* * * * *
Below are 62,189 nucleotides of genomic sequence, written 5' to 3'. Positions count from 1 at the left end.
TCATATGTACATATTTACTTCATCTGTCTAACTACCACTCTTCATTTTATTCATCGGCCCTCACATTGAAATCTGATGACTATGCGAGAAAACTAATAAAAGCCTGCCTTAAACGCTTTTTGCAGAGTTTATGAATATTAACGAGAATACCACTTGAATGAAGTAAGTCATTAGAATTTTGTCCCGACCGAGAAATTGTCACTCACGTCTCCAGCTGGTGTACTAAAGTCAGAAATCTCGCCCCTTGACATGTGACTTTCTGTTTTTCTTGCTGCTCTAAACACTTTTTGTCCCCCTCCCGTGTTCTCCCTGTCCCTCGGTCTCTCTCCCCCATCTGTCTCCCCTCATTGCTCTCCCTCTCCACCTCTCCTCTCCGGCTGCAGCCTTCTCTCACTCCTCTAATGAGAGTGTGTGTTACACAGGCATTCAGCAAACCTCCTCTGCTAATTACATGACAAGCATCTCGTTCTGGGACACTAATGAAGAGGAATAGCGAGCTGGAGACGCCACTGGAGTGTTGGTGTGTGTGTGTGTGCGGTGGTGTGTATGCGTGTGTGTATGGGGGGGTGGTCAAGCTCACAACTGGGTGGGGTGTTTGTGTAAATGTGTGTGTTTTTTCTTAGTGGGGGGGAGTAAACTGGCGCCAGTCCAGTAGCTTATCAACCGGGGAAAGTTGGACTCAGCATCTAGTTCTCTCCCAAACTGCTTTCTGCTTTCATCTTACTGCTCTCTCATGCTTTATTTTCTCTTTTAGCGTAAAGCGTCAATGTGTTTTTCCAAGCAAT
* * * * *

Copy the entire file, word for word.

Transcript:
Below are 62,189 nucleotides of genomic sequence, written 5' to 3'. Positions count from 1 at the left end.
TCATATGTACATATTTACTTCATCTGTCTAACTACCACTCTTCATTTTATTCATCGGCCCTCACATTGAAATCTGATGACTATGCGAGAAAACTAATAAAAGCCTGCCTTAAACGCTTTTTGCAGAGTTTATGAATATTAACGAGAATACCACTTGAATGAAGTAAGTCATTAGAATTTTGTCCCGACCGAGAAATTGTCACTCACGTCTCCAGCTGGTGTACTAAAGTCAGAAATCTCGCCCCTTGACATGTGACTTTCTGTTTTTCTTGCTGCTCTAAACACTTTTTGTCCCCCTCCCGTGTTCTCCCTGTCCCTCGGTCTCTCTCCCCCATCTGTCTCCCCTCATTGCTCTCCCTCTCCACCTCTCCTCTCCGGCTGCAGCCTTCTCTCACTCCTCTAATGAGAGTGTGTGTTACACAGGCATTCAGCAAACCTCCTCTGCTAATTACATGACAAGCATCTCGTTCTGGGACACTAATGAAGAGGAATAGCGAGCTGGAGACGCCACTGGAGTGTTGGTGTGTGTGTGTGTGCGGTGGTGTGTATGCGTGTGTGTATGGGGGGGTGGTCAAGCTCACAACTGGGTGGGGTGTTTGTGTAAATGTGTGTGTTTTTTCTTAGTGGGGGGGAGTAAACTGGCGCCAGTCCAGTAGCTTATCAACCGGGGAAAGTTGGACTCAGCATCTAGTTCTCTCCCAAACTGCTTTCTGCTTTCATCTTACTGCTCTCTCATGCTTTATTTTCTCTTTTAGCGTAAAGCGTCAATGTGTTTTTCCAAGCAAT